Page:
Subject: Productivity, Whales

Mike Williamson (
Mon, 20 Apr 1998 10:56:24 -0400 (EDT)

Subject: Why these waters teem with lif

Why these waters teem with life

 UPI Science Writer
   SAN FRANCISCO, April 17 (UPI) -- A researcher has uncovered the
secret of whatmakes the Southern Ocean teem with life, a finding that
may prove useful in the recovery of whale populations in areas where
they've been depleted.
   The Southern Ocean -- a huge water mass surrounding the Antarctic
continent that comprises one-tenth of the world's oceans -- supports
one of the most productive marine ecosystems on Earth.
   The research shows the southernmost reaches of the strongest ocean
current, called the Antarctic Circumpolar Current, or ACC, is of key
importance to the ocean's complex and predictable food web.
   The study found the distributions of blue, fin and humpback whales
coincide with the penetration of the deep, nutrient-rich water. The
configuration of this water mass marks the current's Southern Boundary
and corresponds to areas where phytoplankton blooms, krill and whales
   Cynthia Tynan ofthe National Marine Mammal Laboratory at the
National Oceanic and Atmospheric Administration in Seattle tells UPI,
"The circumpolar association of phytoplankton, krill and whales with
the Southern Boundary of the ACC suggests it provides productive
foraging for many species and is of critical importance to the function
of the Southern Ocean ecosystem."
   Her research helps explain why, prior to the invasion by commercial
whalers, the waters around Antarctica harbored more whales than any
other place on the planet.
   Says Tynan, "This feature is of continued importance to the recovery
of whale populations in the Southern Hemisphere."
   During the past century, whalers decimated sperm, blue, fin, right,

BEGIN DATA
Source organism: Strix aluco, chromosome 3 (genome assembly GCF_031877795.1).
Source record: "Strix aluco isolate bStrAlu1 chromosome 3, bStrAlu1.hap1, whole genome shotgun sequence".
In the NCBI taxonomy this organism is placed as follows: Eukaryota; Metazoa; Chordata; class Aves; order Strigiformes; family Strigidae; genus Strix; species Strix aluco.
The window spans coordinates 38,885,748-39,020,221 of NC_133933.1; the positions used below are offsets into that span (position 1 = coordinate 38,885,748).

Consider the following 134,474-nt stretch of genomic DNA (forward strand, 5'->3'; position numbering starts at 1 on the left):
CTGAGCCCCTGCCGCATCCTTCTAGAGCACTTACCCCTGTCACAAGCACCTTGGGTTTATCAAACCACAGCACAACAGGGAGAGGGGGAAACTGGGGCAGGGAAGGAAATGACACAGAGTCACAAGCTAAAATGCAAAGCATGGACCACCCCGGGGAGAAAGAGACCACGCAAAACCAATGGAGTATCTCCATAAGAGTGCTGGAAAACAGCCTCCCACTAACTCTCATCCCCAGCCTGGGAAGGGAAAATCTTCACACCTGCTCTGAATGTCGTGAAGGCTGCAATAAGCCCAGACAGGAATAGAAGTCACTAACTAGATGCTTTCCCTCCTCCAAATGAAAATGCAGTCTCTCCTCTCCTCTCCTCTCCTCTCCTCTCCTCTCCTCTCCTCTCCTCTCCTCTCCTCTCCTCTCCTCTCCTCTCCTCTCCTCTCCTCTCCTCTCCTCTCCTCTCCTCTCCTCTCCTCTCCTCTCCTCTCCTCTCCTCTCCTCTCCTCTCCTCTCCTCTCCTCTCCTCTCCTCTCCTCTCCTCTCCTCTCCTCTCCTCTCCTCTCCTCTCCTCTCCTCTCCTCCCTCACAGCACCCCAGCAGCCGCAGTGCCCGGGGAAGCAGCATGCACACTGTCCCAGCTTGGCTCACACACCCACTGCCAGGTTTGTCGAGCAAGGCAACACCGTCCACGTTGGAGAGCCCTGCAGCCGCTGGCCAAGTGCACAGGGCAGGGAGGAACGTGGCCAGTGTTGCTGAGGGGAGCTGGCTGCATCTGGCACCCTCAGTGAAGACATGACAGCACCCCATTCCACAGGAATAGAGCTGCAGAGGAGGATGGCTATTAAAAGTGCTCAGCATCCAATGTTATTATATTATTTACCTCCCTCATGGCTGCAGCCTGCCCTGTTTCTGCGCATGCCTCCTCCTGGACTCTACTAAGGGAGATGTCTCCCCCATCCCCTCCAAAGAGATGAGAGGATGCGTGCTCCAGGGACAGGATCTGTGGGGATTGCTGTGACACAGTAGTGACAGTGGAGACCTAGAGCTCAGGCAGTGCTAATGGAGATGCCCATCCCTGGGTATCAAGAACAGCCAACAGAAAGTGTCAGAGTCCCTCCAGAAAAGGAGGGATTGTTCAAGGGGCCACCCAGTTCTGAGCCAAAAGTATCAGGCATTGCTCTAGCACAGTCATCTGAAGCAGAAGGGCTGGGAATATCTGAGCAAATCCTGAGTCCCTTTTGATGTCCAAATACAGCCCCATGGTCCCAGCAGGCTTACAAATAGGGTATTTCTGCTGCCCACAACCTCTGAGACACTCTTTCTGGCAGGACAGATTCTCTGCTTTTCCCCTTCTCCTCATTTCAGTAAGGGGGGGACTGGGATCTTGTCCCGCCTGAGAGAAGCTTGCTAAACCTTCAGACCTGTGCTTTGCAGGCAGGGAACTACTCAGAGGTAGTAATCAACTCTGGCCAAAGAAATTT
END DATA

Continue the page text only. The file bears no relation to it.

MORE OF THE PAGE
humpback and sei whales. Only the minke escaped rampant slaughter.
   Says Tynant, "This loss altered the composition and structure of the
Southern Ocean ecosystem. Most of these species were so severely
depleted, that their recovery remains exceedingly slow."
   Scientists estimate thereare only 460 or so blue whales left in the
Southern Hemisphere. In response, the International Whaling Commission
in 1993 created the Southern Ocean Sanctuary to protect these species
from commercial whaling and to support research on the effects of
environmental change on these populations.
   Most species of baleen and male sperm whales in the Southern
Hemisphere migrate between low latitude breeding grounds in winter and
highly productive Antarctic feeding grounds in summer. During their
southward journey, baleen whales -- such as blue, fin and humpback --
feast on the rich bounty of their principal prey, krill, at the
current's Southern Boundary. Sperm whales, which favor cephalopods, or
squid, at deeper depths also congregate there.
   Says Tynan, "The presence of balaenopterids and sperm whales at the
Southern Boundary suggests the availability of both krill and
cephalopods is enhanced at this feature. This oceanic feature is a
subsurface water mass boundary where a defining water mass of the ACC --
Upper Circumpolar Deep Water -- reaches its southernmost extent."
   Tynan found a thick layer of warm, saline, nutrient-rich water
permeating the current. At the Southern Boundary, this mass reaches its
shallowest depth, 200-500 meters, where wind-whipped waters bring high
concentrations of nutrients -- phosphate, nitrate and silicate -- to
the surface.
   The ample nutrient supply breeds phytoplankton and krill (an
estimated 100 million tons a year), which, in turn, attract baleen
whales, pinniped species, such as crabeater seals, leopard seals, fur
seals, and birds, such as petrels and penguins.
   Says Tynan: "The food web of the Southern Ocean is more complex than
was represented in a traditional short food chain: phytoplankton
(diatoms), krill, whales. We now recognize that although the transfer
of carbon from diatoms to apex predators appears short, there are other
components, such as the 'microbial loop,' that are important in the
cycling of organic carbon in the system."
   Because of the area's prominent place in the world's food web,
environmental factors, such as climate change, that could affect it are
of great signficance.
   Says Tynan, "Sufficient climate-induced alteration in the
circulation patterns and water mass structure of the Southern Ocean
would be expected to have large ecological consequences. Therefore,
global warming is a very important scientific issue in the Antarctic."
   "Oceanographers are still discovering how biological, chemical and
physical processes in oceanic and coastal regions interact to make some
regions, such as frontal zones and water mass boundaries, particularly
productive," she concludes. "Whales, seabirds and other species which
occupy the highest trophic levels, are key integrators of the
productivity and prey densities of their environment."